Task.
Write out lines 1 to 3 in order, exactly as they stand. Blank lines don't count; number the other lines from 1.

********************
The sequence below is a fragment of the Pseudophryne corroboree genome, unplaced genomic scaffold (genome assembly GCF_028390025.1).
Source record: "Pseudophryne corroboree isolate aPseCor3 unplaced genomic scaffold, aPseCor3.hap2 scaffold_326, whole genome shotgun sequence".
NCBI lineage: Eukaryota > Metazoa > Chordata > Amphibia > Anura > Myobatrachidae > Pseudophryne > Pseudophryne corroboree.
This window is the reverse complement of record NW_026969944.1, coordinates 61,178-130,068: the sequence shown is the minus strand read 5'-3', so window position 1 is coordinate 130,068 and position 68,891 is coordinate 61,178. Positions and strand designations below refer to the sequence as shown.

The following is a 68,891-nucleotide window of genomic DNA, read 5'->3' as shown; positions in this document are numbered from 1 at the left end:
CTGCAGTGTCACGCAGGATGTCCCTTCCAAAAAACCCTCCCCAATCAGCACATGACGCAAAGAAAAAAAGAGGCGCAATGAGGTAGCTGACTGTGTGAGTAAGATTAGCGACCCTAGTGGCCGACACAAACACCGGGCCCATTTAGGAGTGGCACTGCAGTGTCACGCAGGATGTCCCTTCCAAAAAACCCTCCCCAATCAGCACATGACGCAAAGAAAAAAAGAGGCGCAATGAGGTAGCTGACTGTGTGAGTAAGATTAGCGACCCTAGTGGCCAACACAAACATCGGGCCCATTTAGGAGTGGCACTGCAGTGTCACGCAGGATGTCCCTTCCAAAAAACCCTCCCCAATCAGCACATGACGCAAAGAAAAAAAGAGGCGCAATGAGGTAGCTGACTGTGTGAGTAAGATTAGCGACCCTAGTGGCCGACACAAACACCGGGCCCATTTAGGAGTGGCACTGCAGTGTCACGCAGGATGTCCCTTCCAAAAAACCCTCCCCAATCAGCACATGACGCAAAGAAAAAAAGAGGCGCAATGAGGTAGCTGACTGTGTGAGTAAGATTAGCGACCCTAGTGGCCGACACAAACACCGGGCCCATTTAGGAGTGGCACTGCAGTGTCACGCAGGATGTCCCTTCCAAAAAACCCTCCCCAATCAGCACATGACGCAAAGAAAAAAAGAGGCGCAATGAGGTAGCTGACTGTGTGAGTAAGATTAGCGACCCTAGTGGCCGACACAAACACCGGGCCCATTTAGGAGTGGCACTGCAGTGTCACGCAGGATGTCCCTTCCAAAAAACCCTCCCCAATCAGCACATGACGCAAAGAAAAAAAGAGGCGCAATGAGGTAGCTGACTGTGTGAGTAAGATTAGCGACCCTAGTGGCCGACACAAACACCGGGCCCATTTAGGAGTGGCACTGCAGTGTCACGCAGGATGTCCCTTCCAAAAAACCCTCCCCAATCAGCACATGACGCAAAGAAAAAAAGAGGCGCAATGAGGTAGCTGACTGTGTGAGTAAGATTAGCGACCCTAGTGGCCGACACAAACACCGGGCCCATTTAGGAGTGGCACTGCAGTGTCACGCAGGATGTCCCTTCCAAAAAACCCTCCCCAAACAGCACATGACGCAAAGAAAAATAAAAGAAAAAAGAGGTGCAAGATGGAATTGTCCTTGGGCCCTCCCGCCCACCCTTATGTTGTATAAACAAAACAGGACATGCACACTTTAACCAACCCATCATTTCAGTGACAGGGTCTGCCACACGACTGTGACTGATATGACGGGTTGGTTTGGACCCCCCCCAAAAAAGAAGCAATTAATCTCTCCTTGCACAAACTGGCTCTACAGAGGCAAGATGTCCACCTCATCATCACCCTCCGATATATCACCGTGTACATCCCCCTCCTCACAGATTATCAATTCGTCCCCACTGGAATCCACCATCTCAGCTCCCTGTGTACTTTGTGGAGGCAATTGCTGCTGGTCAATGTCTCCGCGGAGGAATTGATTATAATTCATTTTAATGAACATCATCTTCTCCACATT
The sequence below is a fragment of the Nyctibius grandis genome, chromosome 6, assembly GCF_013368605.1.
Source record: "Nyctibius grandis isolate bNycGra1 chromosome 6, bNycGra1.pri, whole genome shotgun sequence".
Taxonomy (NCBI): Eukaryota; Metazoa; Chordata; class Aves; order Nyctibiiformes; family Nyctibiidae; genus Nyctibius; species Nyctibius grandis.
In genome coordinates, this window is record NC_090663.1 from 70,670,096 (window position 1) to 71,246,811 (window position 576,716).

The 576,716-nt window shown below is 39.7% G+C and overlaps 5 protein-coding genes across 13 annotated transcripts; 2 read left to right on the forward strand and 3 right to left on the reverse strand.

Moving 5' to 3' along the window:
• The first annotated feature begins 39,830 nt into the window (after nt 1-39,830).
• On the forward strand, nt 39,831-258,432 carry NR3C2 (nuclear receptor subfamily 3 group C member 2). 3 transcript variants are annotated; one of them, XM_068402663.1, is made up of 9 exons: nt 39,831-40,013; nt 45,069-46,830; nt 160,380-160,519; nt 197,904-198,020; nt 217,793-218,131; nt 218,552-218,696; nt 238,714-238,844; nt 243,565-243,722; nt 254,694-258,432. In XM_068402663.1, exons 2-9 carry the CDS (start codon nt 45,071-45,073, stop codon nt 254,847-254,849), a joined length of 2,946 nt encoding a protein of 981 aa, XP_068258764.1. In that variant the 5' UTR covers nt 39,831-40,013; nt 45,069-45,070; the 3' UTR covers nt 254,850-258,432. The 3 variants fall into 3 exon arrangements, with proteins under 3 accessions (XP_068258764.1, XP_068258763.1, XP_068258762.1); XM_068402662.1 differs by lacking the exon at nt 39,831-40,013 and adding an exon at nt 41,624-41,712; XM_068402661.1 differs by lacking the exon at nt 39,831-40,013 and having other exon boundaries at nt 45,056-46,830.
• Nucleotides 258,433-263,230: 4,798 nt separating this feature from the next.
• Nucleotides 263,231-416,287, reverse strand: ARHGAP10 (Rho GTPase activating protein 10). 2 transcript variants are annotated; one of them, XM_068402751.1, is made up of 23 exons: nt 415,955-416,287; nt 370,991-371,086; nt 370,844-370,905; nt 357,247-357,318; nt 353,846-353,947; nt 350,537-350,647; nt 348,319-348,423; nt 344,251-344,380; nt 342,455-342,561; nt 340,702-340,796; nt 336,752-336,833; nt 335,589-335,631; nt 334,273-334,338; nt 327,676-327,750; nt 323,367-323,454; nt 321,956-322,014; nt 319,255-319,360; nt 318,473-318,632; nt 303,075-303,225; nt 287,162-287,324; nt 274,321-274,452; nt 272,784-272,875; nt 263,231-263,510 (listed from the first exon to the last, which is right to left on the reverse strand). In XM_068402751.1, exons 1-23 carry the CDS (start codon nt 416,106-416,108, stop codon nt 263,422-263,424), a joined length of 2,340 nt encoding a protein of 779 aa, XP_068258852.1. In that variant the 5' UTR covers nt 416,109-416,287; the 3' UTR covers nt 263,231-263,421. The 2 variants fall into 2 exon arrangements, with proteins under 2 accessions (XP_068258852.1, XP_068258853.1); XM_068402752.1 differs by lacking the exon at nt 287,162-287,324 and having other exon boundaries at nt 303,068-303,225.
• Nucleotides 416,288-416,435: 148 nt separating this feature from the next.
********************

The sequence below is a fragment of the Pseudophryne corroboree genome, unplaced genomic scaffold (genome assembly GCF_028390025.1).
Source record: "Pseudophryne corroboree isolate aPseCor3 unplaced genomic scaffold, aPseCor3.hap2 scaffold_326, whole genome shotgun sequence".
NCBI lineage: Eukaryota > Metazoa > Chordata > Amphibia > Anura > Myobatrachidae > Pseudophryne > Pseudophryne corroboree.